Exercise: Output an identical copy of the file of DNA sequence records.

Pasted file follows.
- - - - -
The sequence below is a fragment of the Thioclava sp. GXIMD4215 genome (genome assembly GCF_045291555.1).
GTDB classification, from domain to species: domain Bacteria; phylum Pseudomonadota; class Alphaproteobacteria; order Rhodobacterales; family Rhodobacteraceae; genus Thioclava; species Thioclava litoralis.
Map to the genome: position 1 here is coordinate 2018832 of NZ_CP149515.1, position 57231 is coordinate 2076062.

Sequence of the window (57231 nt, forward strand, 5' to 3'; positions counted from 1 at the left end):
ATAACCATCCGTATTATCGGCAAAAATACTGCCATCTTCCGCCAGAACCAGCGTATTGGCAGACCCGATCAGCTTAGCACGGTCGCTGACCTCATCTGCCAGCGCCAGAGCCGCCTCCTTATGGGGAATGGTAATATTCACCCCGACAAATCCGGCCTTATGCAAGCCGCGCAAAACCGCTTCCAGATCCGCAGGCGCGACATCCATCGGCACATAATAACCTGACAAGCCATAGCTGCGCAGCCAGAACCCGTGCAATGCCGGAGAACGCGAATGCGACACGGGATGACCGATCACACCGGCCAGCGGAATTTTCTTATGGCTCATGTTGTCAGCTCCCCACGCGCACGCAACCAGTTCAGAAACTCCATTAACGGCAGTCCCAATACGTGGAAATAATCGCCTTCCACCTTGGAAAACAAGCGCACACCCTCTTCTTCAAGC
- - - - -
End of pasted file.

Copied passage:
The sequence below is a fragment of the Thioclava sp. GXIMD4215 genome (genome assembly GCF_045291555.1).
GTDB classification, from domain to species: domain Bacteria; phylum Pseudomonadota; class Alphaproteobacteria; order Rhodobacterales; family Rhodobacteraceae; genus Thioclava; species Thioclava litoralis.
Map to the genome: position 1 here is coordinate 2018832 of NZ_CP149515.1, position 57231 is coordinate 2076062.

Sequence of the window (57231 nt, forward strand, 5' to 3'; positions counted from 1 at the left end):
ATAACCATCCGTATTATCGGCAAAAATACTGCCATCTTCCGCCAGAACCAGCGTATTGGCAGACCCGATCAGCTTAGCACGGTCGCTGACCTCATCTGCCAGCGCCAGAGCCGCCTCCTTATGGGGAATGGTAATATTCACCCCGACAAATCCGGCCTTATGCAAGCCGCGCAAAACCGCTTCCAGATCCGCAGGCGCGACATCCATCGGCACATAATAACCTGACAAGCCATAGCTGCGCAGCCAGAACCCGTGCAATGCCGGAGAACGCGAATGCGACACGGGATGACCGATCACACCGGCCAGCGGAATTTTCTTATGGCTCATGTTGTCAGCTCCCCACGCGCACGCAACCAGTTCAGAAACTCCATTAACGGCAGTCCCAATACGTGGAAATAATCGCCTTCCACCTTGGAAAACAAGCGCACACCCTCTTCTTCAAGC